che jai meen noodles

Che Jai Meen is one of the great hawker delights of Hong Kong. It’s literally translated as “small cart noodles” but commonly called peddler noodles.

small cart noodles

These wonderful push carts carries a mind boggling array everything from pork, eggs, veggies, beef, offal and of course, the all important fishball.

che jai meen

You choose the ingredients you want and it’s served up in a huge bowl with noodles and hearty beef-flavored broth.

che jai meen hong kong

This is one of the local delights that you just have to try out. I first saw it in a Stephen Chow movie. Heh. The shop that we went to has very limited seating but that’s part of the deal – it adds to the ambiance.

che jai meen hk

This is Jeanie’s bowl – it has a fish slices, meatballs, sausages, stomach and some vegetables. Each ingredient you choose adds to the total price of the dish.

che jai meen bowl

My very own che jai meen is much more opulent. I think I ticked half of the options that were available and would have gone for more if the cook had not stopped me and said it won’t fit into the bowl. You can barely see the noodles as it is. smirk

peddler noodles

It makes for a very hearty breakfast – the piping hot broth is flavored with a stock that tastes as if it’s been boiling for a long time. However, the beef balls is hands down the highlight of the che jai meen. The huge beef balls practically squirts its juices when you bite into it and it’s springy and chewy. Superb!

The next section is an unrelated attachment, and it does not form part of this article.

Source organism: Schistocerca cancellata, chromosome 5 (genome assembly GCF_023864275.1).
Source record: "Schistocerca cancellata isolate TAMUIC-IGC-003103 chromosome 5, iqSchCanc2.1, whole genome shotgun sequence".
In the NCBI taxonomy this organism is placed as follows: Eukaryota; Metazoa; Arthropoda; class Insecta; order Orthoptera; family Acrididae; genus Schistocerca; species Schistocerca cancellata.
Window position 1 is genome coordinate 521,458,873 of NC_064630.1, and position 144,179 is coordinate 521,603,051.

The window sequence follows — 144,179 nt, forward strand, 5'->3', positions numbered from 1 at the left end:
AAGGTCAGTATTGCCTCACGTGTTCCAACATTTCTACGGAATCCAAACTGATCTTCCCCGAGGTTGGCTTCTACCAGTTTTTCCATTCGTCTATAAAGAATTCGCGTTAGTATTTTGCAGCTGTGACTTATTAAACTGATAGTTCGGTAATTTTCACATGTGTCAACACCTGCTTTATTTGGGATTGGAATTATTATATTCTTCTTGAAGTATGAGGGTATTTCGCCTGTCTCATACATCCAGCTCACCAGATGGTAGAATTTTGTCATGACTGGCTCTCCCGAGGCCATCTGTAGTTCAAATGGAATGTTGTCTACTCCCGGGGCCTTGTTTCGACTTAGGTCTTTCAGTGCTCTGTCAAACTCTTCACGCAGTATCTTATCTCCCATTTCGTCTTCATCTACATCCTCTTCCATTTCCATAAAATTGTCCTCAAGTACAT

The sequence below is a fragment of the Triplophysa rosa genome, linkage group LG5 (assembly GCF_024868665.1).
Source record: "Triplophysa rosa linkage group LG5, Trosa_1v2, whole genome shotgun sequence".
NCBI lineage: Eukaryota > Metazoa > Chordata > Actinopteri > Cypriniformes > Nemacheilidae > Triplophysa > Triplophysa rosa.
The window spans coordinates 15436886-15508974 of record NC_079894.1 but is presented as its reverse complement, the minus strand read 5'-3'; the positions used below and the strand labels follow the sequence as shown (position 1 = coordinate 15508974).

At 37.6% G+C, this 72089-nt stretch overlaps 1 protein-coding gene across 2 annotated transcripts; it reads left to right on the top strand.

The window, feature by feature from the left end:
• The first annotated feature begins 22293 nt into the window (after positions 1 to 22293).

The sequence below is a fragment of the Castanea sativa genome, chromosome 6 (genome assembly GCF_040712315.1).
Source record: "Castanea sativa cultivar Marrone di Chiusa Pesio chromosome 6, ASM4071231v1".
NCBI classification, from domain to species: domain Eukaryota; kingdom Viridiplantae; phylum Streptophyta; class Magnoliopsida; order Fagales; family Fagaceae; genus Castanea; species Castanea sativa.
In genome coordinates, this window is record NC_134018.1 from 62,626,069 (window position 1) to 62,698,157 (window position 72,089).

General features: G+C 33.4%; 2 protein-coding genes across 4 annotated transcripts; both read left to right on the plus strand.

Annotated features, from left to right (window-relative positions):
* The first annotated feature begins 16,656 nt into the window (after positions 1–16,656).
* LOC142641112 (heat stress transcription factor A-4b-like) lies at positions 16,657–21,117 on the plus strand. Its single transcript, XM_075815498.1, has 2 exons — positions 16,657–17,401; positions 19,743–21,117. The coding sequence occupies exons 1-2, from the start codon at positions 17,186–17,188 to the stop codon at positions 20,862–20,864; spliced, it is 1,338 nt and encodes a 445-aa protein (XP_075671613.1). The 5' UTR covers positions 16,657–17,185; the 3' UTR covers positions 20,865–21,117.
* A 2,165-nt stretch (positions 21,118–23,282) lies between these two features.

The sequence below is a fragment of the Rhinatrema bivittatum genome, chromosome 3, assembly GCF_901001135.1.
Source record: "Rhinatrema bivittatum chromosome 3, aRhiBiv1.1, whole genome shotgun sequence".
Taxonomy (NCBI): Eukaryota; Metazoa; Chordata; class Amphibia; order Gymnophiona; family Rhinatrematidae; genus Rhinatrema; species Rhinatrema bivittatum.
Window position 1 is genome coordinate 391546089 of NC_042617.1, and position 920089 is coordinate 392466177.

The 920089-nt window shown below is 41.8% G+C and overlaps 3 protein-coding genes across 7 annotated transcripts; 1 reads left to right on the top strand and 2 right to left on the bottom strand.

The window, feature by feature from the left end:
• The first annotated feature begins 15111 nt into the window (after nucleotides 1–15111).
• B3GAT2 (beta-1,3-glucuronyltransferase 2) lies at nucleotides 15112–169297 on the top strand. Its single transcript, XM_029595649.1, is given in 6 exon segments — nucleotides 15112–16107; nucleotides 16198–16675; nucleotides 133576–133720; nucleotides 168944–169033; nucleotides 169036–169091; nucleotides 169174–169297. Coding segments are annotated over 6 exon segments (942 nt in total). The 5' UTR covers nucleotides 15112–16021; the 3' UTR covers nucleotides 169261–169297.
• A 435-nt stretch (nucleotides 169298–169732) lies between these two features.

meen

Hong Kong does beef balls really well – it seems to be a cultural thing and a pride of the nation…but don’t quote me on that as I gleaned the information from Stephen Chow’s God of Cookery film. ;) However, it is one of the most delicious bowls of noodles I’ve ever tasted in my life – it ranks up there with the best!

che jai meen us

Don’t forget to order the beef balls when you’re eating from a humble che jai meen stall in Hong Kong – it’s delicious and probably one of the best you’ll taste in the world.

toothpick

…and if you’re up to it, you can do like the locals do and stick a toothpick in your mouth after the delicious che jai meen meal to clear any pesky debris sticking to your molars. I’ve never seen Jeanie use it before but she seems to have gone native during our trip there. smirk

pasar air itam laksa

I’ve always been a big fan of Penang Asam Laksa. I prefer asam laksa over the santan (coconut milk) saturated variants out there. Cheryl brought us to the best Penang Asam Laksa in Penang when I was there for the long Labor weekend.

air hitam laksa

In true Penang tradition, the best Penang Asam Laksa lies not in an air-conditioned food court but at Jalan Pasar in Air Itam. The stall is a bit dingy and the seating arrangements nothing more than plastic stools and slightly shabby tables beside a drain.

air itam montage

Appetite stimulated by the authentic smells and ambience, we ordered ice cold five fruits soup (it’s a shaved ice dessert popular in Sibu too, except we call it five tastes soup) and fried popiah with century eggs.

penang asam laksa

The Penang Asam Laksa (RM 2.70 and worth every cent) at Pasar Air Itam did not disappoint – it came in a broth that had the signature medley of tastes distinctive of asam laksa. Tamarind? Check. Lemongrass? Check. Onions? Check. The hearty soup went down really well with its minced fish pieces. It’s awesome-ness!

air itam laksa

I also learned a trick from Cheryl – dipping popiah into the rich Penang Asam Laksa broth is addictive! I’m lovin’ it.

“Over here in Penang, we just call it laksa”. ;)

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